Or Spitz asks the followers "Which rotates, the earth or the sky?"
(Screenshot, from Or Spitz's Instagram page)
Yesterday Saturday, confectioner and network host Or Spitz posted a question on Instagram following an intervention with a friend: What's going around?
Earth or the clouds?
The ball itself or the sky?
So we have a qualified answer.
The short answer is: they both "rotate".
And the longer answer, and we guess this is what Spitz meant - what do we see moving?
Only the clouds.
Although the Earth is spinning on its axis, we cannot see it.
The movement we can see with the eye is only that of clouds.
Let's start with the explanation about the Earth.
The earth, of course, rotates on its axis, and actually moves at quite a high speed, but we cannot feel it for the same reason that we cannot feel the speed at which a train travels when we are traveling in it.
And the reason is the so-called "point of reference" - if we are at a fixed point on a fast-moving object, we are moving together with it, so we cannot feel or see its own movement.
The same for the Earth: since we are normally at a more or less fixed point on the shell of our blue-green ball that rotates around itself in space, and we are moving along with it, we will not be able to see it moving, even though it is moving at a high speed of about 1,600 km/h (in the equatorial region) around its axis.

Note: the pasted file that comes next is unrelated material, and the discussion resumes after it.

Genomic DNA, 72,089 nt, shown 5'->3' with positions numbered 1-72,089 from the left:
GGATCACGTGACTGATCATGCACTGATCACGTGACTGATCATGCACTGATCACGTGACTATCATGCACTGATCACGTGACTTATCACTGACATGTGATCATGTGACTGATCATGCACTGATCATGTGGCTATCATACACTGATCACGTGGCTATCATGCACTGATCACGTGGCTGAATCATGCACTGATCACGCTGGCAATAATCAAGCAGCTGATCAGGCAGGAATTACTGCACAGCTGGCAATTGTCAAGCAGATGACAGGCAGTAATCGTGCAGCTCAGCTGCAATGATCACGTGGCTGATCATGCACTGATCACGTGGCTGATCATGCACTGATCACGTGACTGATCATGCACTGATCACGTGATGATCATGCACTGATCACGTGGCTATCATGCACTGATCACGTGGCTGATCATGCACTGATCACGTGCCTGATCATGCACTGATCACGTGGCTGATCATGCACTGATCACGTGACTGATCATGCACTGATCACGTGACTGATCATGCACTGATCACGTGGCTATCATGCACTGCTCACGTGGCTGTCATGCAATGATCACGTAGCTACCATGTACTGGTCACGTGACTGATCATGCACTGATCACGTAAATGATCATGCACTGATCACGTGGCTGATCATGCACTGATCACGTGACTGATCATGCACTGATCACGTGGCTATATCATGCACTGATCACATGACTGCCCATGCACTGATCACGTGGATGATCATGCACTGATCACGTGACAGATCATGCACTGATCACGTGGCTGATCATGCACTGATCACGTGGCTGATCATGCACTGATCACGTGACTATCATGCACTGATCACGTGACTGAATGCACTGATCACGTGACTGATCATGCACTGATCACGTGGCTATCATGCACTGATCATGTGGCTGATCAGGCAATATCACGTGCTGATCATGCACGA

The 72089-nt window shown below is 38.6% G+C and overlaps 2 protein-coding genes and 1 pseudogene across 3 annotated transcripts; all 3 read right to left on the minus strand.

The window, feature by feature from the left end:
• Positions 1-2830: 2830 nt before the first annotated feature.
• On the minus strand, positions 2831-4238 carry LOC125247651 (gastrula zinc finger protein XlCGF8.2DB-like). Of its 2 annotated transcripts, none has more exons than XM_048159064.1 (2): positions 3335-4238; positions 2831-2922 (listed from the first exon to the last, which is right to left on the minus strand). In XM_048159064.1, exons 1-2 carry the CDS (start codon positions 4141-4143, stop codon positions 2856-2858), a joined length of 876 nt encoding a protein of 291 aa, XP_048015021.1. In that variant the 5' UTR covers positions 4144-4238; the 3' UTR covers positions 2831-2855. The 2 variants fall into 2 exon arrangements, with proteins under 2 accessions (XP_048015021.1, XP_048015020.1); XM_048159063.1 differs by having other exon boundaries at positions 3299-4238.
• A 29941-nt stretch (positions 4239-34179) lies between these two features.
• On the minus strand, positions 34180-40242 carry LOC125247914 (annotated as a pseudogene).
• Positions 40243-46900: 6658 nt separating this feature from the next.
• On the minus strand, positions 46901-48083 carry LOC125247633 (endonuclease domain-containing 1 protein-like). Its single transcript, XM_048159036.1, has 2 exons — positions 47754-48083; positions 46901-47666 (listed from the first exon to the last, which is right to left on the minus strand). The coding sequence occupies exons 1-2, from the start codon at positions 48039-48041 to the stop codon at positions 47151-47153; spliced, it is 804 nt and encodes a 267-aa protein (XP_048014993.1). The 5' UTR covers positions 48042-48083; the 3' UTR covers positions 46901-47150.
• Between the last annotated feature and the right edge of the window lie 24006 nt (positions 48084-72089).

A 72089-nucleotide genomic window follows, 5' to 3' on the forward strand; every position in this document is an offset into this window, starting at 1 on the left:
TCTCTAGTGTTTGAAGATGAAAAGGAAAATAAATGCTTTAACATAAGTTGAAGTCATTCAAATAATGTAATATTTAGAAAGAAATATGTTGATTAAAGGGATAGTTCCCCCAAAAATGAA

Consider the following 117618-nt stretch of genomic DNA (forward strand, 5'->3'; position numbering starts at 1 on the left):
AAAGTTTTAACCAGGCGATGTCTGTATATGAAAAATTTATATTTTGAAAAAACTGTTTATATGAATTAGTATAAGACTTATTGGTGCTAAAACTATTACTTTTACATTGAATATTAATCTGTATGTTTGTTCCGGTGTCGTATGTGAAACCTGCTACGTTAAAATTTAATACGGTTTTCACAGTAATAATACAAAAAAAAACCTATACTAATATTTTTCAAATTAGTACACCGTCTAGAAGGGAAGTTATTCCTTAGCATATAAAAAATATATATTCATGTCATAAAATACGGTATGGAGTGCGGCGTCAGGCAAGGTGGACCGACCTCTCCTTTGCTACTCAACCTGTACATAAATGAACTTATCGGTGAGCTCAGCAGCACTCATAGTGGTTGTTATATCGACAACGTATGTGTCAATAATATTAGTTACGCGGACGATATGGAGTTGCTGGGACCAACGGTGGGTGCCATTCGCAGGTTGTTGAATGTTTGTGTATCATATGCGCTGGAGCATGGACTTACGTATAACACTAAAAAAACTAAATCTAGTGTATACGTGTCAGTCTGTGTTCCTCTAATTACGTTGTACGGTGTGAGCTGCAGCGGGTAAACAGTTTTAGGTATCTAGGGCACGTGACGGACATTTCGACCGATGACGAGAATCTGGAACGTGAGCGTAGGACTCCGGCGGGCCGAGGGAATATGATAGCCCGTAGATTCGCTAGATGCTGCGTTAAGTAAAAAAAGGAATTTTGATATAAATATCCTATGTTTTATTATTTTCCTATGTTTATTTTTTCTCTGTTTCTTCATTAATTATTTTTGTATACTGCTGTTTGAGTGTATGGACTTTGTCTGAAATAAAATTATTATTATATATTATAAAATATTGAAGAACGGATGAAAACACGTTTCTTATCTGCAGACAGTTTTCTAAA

Yes, he's spinning.
The movement we can see with the eye is only of clouds. (Photo: ShutterStock, 24K-Production)
And now for the second part - the movement of the clouds.
Although the movement of the earth has a certain effect on the movement of the clouds due to their relatively high position in the atmosphere, it is not a direct effect - but an effect on winds and air currents.
When you lie on your back on a clear day and look up for a few minutes,
the movement you see of the clouds is due to winds
To explain the movement of the clouds, we must first remember what are clouds?
Clouds are clumps of vapor, tiny water droplets that have condensed into a mixture of water and ice crystals, which are what make up what we call clouds.
There are different types of clouds, and the thicker ones will not move easily with the wind, but the thinner ones, winds can definitely push and break.
The movement we see of clouds is mostly horizontal, but there are also clouds that move vertically, and that's thanks to interference - but that's another story, light.
Hope you won the bet.